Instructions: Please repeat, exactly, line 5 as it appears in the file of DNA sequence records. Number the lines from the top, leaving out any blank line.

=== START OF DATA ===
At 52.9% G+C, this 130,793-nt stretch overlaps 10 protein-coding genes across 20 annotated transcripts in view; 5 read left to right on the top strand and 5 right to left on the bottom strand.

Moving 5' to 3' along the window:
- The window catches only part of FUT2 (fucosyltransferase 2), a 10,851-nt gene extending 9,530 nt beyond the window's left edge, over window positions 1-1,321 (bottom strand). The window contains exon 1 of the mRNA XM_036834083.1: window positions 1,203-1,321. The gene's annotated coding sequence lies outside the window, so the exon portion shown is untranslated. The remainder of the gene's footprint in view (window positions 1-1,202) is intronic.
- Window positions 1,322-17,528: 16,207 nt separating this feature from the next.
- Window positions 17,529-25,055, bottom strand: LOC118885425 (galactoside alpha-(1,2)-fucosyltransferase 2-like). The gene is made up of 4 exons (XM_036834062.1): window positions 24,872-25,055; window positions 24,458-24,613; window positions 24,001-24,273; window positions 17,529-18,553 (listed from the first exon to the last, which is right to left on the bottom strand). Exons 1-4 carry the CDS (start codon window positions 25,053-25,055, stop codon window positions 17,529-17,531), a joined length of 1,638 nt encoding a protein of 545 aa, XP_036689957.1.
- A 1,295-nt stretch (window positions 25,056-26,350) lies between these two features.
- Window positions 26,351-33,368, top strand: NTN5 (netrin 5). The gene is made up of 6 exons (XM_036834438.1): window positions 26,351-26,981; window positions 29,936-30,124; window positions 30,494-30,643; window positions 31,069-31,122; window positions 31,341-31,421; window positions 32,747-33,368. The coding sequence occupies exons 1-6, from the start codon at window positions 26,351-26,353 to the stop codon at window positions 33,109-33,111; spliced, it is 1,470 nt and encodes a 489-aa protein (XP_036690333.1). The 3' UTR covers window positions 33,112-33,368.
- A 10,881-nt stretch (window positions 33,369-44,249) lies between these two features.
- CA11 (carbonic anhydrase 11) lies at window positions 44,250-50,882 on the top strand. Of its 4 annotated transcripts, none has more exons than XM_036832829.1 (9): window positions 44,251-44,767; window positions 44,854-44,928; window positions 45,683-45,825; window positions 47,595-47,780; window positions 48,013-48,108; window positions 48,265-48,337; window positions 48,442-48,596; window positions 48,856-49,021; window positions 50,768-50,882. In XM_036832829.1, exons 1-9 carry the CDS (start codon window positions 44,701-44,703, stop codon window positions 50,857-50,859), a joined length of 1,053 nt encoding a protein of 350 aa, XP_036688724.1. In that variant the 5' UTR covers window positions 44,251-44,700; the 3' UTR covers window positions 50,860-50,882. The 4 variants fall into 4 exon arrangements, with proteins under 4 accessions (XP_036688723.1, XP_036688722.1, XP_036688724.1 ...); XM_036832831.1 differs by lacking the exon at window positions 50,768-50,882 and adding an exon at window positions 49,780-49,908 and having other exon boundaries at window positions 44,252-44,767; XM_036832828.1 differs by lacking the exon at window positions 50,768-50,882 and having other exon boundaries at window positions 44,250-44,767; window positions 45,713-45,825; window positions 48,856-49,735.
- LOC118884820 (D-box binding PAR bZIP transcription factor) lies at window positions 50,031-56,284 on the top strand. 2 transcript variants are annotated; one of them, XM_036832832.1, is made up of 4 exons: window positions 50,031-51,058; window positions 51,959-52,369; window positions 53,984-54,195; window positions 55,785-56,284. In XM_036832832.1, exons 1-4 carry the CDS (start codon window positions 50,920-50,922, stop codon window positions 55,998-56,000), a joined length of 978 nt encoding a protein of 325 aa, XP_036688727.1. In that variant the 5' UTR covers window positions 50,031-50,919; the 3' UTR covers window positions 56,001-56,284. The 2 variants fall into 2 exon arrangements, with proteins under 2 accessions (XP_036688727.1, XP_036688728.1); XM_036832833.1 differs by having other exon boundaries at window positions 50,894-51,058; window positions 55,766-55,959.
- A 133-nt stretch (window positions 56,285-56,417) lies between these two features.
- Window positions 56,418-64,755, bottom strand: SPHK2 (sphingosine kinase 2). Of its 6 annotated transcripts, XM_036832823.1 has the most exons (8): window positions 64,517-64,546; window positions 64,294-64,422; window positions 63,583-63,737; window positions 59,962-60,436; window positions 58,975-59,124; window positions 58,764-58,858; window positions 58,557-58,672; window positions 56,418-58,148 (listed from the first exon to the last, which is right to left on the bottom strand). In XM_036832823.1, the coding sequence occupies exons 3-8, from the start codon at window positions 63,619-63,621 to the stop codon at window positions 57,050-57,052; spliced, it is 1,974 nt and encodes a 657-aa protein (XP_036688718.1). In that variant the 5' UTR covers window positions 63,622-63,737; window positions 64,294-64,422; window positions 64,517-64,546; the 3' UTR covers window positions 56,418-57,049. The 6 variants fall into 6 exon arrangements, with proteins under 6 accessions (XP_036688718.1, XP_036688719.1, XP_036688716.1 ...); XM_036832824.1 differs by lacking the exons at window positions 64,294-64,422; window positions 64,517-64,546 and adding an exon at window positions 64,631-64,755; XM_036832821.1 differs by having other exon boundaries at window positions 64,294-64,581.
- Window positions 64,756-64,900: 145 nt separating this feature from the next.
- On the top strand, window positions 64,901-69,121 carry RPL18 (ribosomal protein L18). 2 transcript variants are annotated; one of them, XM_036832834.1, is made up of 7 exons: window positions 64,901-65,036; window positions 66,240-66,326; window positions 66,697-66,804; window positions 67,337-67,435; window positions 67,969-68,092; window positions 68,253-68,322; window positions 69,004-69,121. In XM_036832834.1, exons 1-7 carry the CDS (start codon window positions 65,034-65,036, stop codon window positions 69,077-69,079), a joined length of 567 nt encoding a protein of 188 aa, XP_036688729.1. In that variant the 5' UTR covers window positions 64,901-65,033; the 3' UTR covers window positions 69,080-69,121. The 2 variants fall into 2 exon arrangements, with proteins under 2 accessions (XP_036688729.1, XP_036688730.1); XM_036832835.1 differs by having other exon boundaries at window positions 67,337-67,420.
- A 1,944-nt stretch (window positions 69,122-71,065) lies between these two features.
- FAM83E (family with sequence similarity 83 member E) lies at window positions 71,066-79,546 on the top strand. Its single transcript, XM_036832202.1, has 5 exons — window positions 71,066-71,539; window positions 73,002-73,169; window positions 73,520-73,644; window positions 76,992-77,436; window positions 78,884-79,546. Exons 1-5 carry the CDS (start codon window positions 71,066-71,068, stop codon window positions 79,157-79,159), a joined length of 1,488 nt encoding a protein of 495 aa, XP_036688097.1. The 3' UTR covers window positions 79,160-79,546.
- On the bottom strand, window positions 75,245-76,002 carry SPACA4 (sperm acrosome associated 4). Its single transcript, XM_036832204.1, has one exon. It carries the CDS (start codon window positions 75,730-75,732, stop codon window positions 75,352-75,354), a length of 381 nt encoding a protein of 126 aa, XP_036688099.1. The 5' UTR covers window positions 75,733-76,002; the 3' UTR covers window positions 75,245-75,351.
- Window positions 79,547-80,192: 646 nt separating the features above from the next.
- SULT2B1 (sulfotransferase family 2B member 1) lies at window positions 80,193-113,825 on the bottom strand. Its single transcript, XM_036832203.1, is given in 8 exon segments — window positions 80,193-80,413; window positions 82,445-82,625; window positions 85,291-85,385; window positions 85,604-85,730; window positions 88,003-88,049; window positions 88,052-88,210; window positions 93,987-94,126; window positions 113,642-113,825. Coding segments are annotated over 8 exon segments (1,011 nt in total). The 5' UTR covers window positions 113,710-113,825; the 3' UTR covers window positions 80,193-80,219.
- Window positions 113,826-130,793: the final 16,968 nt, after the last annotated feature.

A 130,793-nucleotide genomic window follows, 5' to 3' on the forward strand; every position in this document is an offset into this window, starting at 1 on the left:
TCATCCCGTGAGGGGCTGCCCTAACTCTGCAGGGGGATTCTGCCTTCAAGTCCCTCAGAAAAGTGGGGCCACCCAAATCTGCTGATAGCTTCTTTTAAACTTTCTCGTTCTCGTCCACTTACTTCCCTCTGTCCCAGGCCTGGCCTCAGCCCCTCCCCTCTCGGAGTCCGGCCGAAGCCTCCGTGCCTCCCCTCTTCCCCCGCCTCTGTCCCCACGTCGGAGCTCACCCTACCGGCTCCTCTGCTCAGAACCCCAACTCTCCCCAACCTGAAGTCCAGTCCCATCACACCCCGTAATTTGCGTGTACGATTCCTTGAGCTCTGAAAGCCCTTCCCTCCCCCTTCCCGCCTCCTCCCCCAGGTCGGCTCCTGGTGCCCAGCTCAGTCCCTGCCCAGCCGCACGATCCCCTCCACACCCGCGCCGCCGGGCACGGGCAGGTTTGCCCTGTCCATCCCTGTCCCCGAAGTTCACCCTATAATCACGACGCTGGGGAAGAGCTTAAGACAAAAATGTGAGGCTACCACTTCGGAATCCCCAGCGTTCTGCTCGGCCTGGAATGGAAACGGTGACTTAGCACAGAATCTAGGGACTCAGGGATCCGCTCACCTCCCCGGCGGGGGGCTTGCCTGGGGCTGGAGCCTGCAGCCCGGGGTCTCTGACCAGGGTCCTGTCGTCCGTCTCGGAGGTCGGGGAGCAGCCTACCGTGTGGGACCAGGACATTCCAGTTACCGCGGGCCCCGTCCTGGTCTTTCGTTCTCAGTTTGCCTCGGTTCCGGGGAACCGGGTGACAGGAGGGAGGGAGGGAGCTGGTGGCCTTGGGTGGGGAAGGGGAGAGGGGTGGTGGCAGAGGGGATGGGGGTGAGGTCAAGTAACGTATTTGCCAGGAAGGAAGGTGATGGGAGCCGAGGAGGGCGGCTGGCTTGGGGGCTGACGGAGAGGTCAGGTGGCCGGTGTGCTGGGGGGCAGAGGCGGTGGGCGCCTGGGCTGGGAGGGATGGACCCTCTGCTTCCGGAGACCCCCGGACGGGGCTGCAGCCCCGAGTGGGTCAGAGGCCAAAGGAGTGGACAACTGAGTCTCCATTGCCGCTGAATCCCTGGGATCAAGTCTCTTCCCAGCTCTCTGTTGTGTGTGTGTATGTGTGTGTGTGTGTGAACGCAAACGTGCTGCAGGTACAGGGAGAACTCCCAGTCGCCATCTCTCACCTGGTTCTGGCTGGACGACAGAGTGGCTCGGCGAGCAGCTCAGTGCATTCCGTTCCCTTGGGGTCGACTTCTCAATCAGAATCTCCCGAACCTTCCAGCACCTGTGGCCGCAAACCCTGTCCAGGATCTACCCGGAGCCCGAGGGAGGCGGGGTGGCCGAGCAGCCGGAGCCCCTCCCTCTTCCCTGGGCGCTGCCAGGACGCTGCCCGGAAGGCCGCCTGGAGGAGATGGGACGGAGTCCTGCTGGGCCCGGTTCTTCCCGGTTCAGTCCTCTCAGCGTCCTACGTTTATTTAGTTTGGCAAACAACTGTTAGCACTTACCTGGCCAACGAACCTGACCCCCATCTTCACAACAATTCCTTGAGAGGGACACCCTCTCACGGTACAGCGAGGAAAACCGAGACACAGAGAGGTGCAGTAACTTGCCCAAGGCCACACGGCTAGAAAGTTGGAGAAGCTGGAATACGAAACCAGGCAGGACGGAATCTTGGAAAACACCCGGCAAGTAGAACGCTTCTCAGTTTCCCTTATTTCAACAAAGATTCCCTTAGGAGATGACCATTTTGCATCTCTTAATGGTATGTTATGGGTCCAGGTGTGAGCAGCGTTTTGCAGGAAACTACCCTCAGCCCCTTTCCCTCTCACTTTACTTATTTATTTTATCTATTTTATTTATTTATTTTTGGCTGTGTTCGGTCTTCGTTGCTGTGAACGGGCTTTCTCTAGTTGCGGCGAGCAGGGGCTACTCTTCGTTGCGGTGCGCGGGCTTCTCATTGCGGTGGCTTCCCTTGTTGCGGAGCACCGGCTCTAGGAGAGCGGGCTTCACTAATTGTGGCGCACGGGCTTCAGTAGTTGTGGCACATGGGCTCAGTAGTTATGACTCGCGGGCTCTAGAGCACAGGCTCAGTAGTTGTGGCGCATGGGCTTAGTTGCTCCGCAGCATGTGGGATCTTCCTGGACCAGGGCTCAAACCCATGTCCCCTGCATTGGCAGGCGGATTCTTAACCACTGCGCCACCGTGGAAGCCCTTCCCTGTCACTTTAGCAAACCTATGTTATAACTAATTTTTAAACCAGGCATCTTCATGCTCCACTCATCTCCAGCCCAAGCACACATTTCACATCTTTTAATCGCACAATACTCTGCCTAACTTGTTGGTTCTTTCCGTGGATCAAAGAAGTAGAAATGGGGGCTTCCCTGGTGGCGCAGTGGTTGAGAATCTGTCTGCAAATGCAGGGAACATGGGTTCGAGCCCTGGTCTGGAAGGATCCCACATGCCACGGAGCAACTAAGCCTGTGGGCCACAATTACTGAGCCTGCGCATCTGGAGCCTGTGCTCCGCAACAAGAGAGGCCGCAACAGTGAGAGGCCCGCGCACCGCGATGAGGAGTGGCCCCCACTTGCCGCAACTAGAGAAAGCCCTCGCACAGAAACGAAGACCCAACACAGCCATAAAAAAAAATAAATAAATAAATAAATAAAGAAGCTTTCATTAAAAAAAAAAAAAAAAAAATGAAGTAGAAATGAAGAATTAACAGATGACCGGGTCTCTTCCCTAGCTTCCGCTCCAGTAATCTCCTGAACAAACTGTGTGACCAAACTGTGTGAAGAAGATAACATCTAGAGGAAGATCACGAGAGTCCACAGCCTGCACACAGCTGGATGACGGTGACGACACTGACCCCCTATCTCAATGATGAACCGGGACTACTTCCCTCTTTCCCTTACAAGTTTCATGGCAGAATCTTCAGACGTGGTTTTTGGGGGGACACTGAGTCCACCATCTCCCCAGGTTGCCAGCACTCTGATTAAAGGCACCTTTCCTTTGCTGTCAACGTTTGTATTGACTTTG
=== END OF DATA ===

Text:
- Window positions 17,529-25,055, bottom strand: LOC118885425 (galactoside alpha-(1,2)-fucosyltransferase 2-like). The gene is made up of 4 exons (XM_036834062.1): window positions 24,872-25,055; window positions 24,458-24,613; window positions 24,001-24,273; window positions 17,529-18,553 (listed from the first exon to the last, which is right to left on the bottom strand). Exons 1-4 carry the CDS (start codon window positions 25,053-25,055, stop codon window positions 17,529-17,531), a joined length of 1,638 nt encoding a protein of 545 aa, XP_036689957.1.